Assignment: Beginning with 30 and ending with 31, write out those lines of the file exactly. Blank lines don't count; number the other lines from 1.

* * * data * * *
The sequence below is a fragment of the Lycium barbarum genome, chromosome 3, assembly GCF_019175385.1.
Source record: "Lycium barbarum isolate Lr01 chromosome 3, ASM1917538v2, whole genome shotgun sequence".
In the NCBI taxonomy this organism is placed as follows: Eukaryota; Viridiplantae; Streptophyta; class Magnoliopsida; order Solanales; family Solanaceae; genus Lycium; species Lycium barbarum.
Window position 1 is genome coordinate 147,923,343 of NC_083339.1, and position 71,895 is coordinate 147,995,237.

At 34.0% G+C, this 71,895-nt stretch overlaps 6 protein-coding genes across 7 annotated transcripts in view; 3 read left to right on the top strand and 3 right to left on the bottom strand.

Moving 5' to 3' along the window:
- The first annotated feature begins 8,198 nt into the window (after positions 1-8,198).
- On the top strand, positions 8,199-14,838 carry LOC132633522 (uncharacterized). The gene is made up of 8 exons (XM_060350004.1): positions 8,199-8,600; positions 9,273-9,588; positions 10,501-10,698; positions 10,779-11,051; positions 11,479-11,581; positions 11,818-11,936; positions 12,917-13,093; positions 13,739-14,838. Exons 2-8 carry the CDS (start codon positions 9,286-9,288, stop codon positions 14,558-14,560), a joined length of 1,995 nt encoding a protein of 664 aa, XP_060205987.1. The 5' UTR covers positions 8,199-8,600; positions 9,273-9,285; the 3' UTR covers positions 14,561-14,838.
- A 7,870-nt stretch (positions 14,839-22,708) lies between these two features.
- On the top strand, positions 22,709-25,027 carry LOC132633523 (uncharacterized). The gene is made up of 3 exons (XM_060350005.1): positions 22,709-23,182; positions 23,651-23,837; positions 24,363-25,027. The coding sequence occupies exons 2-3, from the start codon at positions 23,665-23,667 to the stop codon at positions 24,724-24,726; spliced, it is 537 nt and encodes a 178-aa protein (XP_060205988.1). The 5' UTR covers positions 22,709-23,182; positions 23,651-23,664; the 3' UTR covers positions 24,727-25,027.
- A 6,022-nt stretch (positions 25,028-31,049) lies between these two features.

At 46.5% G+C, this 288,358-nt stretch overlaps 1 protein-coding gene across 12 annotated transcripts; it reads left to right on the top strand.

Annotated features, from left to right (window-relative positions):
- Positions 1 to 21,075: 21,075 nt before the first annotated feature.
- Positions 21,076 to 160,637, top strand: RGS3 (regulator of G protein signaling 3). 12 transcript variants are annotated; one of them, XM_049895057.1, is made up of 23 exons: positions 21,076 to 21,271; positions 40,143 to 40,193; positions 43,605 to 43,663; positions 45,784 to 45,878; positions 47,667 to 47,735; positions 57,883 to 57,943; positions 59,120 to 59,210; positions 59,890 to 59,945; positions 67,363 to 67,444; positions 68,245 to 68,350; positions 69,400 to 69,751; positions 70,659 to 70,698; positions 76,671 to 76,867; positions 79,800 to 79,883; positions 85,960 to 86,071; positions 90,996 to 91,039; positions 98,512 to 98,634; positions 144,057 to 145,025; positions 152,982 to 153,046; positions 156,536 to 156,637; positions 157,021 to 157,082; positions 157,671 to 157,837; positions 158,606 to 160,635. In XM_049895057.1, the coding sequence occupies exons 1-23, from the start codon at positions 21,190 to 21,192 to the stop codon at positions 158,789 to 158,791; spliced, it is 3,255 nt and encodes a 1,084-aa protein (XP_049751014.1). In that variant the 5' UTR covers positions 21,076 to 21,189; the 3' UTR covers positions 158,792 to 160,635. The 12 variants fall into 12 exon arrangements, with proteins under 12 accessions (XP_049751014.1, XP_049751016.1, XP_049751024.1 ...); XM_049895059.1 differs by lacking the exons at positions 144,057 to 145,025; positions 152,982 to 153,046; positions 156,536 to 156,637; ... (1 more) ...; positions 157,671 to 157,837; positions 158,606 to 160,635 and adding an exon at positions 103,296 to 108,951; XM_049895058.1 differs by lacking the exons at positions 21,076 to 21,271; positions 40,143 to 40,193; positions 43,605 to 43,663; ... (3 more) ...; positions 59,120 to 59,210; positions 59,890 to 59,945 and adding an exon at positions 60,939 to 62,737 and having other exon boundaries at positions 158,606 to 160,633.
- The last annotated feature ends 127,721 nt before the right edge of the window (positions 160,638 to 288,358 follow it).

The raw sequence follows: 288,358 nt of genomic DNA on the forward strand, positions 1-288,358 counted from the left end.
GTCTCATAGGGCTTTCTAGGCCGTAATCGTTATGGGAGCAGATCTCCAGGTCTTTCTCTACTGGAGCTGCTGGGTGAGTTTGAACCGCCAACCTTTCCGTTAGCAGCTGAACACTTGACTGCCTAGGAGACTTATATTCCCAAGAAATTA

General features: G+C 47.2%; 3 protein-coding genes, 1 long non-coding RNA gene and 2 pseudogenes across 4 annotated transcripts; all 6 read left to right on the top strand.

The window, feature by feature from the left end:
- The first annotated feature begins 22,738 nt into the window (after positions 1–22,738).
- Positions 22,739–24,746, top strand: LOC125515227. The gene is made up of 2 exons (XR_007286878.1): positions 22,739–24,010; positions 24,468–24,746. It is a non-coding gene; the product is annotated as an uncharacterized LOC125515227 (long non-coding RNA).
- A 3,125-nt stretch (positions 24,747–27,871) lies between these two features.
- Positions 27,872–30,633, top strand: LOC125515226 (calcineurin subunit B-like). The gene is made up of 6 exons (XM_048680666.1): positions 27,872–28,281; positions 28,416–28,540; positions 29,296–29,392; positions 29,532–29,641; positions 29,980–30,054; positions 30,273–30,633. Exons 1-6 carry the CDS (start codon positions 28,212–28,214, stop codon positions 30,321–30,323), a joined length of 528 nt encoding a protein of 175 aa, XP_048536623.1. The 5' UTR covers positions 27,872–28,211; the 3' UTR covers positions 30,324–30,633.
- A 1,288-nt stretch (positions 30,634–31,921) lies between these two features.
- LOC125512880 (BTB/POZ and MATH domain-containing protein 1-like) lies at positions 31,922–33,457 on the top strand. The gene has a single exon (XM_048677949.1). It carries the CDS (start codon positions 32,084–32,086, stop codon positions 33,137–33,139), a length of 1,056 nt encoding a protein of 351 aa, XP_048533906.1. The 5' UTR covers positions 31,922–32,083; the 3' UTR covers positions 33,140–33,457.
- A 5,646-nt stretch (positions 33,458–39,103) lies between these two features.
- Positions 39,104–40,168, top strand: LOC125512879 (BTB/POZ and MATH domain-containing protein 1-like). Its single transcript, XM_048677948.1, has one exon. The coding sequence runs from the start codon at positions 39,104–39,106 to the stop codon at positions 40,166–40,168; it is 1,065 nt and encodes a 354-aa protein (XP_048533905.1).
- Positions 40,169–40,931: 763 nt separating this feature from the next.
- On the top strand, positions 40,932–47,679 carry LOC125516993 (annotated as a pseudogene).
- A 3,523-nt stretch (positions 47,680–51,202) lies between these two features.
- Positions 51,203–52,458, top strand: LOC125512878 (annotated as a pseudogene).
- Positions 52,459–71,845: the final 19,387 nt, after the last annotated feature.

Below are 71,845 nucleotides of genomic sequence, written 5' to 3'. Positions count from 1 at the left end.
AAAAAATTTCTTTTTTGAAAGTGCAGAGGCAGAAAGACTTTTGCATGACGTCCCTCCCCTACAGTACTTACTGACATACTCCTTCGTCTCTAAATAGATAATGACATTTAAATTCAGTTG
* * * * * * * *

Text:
- On the top strand, positions 40,932–47,679 carry LOC125516993 (annotated as a pseudogene).
- A 3,523-nt stretch (positions 47,680–51,202) lies between these two features.